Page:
On the large crate below this hanging flax were tons of little brown round things. I asked Heidi what they were and she said they were they flax seeds which had fallen off. They are all over the garage so I investigated. No they weren’t. They were very light and empty. Mice had climbed up the wall along the barn and down the corn sheaves. They had taken one seed at a time and carefully opened it. Then dropped the outer casing. These were empty little packets which once held a seed each.
I told my pal Greg of the Lakota, who is now connected to the corn-growing Oneida tribe, and he told me of how they grew corn. They hung it from beams in the barn, but they created bowl-shaped wrappings that went around the corn just above the cobs. When you turned the light on and went into the barn there were all these little mice faces looking down, obviously thinking, How do we get down there to that tasty corn?
Every month a box turns up full of Japanese stationary. This is a very exciting time and involves shrieking. They are treasured and kept forever…
Not more decorated boxes!
Just how many does one household need? Many…
Here these are known as biscuits. I was wonderfully excited to find some actual biscuits recently in Walgreens; Biscoff. Ooooo, said Heidi, Cookies. No, I said if they bend they are cookies, if they snap they are biscuits. Biscuits are not sweet, you have them with gravy. The gravy is white!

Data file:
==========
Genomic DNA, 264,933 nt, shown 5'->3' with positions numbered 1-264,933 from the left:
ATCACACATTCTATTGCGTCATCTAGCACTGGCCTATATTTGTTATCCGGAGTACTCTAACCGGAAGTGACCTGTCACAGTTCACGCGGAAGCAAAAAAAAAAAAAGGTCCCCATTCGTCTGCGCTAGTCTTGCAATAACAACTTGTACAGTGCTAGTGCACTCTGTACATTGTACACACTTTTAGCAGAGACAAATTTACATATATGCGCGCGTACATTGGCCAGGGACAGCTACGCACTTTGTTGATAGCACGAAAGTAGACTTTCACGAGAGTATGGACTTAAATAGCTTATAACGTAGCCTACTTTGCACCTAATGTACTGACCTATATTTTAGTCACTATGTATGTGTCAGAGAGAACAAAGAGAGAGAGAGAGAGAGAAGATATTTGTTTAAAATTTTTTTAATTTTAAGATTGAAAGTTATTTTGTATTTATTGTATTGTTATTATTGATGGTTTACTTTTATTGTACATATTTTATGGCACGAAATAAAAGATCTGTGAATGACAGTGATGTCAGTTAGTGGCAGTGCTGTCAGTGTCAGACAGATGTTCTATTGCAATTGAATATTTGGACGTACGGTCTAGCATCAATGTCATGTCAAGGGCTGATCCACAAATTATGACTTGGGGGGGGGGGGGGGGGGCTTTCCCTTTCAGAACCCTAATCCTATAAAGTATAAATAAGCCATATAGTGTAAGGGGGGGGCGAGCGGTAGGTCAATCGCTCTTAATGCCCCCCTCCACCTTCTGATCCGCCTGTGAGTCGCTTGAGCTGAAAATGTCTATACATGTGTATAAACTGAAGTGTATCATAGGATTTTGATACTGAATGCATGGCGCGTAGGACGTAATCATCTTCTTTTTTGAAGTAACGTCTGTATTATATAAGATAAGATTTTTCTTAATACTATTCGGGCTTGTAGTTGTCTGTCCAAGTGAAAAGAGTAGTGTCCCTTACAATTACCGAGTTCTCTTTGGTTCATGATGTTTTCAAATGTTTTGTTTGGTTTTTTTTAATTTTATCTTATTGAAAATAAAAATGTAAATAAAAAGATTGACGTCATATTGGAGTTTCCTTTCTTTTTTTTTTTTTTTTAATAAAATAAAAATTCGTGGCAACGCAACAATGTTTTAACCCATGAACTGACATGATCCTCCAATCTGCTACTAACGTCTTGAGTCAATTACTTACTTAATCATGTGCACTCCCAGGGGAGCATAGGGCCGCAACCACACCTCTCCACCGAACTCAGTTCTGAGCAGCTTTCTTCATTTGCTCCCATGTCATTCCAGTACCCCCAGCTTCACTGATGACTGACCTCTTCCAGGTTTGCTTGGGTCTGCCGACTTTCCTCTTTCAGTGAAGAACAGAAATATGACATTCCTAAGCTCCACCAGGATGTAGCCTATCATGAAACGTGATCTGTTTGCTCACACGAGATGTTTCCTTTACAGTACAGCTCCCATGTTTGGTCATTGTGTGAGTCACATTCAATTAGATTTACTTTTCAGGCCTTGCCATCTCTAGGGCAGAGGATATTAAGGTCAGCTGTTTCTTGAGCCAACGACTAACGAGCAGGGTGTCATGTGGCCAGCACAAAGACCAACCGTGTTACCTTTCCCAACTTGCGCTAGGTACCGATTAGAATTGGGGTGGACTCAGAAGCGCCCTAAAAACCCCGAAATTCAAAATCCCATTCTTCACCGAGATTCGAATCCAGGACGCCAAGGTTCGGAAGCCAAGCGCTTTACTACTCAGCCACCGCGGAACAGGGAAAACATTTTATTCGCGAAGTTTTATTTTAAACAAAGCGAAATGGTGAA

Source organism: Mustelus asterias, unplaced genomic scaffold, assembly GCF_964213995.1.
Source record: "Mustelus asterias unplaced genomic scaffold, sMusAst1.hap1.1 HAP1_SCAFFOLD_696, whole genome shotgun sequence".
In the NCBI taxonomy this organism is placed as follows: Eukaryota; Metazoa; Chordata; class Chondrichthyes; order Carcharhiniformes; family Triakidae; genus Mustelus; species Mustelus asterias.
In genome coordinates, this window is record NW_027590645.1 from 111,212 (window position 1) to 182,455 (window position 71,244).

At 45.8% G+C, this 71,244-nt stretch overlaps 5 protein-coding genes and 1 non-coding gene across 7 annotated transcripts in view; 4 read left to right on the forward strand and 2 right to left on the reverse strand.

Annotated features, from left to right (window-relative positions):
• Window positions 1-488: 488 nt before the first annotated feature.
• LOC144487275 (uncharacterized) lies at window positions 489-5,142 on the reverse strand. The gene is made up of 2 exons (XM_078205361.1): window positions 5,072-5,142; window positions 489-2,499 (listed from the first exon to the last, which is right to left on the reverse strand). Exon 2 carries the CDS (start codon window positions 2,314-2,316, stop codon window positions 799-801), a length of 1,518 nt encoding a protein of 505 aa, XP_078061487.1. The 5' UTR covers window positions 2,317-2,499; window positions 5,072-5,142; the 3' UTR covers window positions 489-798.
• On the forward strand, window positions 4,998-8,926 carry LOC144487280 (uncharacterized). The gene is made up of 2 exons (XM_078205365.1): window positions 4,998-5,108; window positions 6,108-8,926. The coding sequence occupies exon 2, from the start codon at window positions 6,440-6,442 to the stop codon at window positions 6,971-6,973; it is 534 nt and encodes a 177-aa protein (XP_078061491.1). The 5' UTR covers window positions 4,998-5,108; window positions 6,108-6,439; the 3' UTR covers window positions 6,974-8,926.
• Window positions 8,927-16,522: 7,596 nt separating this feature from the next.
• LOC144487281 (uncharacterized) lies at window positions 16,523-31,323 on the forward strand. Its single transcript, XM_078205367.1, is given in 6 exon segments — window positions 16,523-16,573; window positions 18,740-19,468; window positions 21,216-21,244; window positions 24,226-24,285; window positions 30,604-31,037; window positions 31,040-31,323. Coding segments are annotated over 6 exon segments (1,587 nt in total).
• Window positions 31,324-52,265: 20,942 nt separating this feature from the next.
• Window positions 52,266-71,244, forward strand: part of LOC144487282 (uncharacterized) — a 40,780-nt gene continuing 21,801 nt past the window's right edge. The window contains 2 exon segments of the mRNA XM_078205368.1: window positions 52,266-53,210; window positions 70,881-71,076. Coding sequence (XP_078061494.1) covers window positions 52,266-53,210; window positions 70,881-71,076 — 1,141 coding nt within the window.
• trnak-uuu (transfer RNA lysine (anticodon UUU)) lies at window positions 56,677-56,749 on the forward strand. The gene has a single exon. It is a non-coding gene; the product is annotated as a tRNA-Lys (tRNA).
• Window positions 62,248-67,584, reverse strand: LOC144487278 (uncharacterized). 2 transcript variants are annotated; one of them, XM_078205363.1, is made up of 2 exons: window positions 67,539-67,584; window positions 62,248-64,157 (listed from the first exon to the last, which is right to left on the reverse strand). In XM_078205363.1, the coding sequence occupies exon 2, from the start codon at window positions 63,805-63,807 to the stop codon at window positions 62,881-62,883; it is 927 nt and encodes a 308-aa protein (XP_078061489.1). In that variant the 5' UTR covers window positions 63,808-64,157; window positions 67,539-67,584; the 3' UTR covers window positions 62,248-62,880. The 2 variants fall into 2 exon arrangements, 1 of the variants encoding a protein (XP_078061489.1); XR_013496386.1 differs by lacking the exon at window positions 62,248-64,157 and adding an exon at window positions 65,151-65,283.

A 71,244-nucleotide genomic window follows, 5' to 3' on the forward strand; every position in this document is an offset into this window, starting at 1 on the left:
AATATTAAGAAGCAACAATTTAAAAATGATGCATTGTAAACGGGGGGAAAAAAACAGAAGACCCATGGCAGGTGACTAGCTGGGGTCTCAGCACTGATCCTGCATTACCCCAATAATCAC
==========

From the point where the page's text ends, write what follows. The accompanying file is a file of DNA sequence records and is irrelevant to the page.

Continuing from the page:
They come in a pretend tin made of cardboard…
Them aint biscuits. We didn’t make white sausage gravy, whatever that is, We had them split and hot with lashings of melted butter.
We found a great store Nearby. A Mexican store. It is great to be able to get fresh produce just around the corner. There are a few interesting things worth a photograph. Pork Scratching warning. Now this is an enormous scratching. Bigger than an American football…
Now some really horrid produce. (I am going to post a tin to Martin, anyone else want an order?) –
Do you want a cigarette? There’s plenty here…
The owner makes this. It is raw and needs cooking. We asked if it was spicy. We were told no. – It wasn’t hot and tasted like chorizo…
I may spend a lot of time looking out. I do practice social distancing though. I particularly wanted to distance myself from this feller…
I think he was collecting scrap. That must be what they do in America. Oh no. he’s coming over!
We have stockpiled to a degree…
I can think of nicer things to make cough syrup of…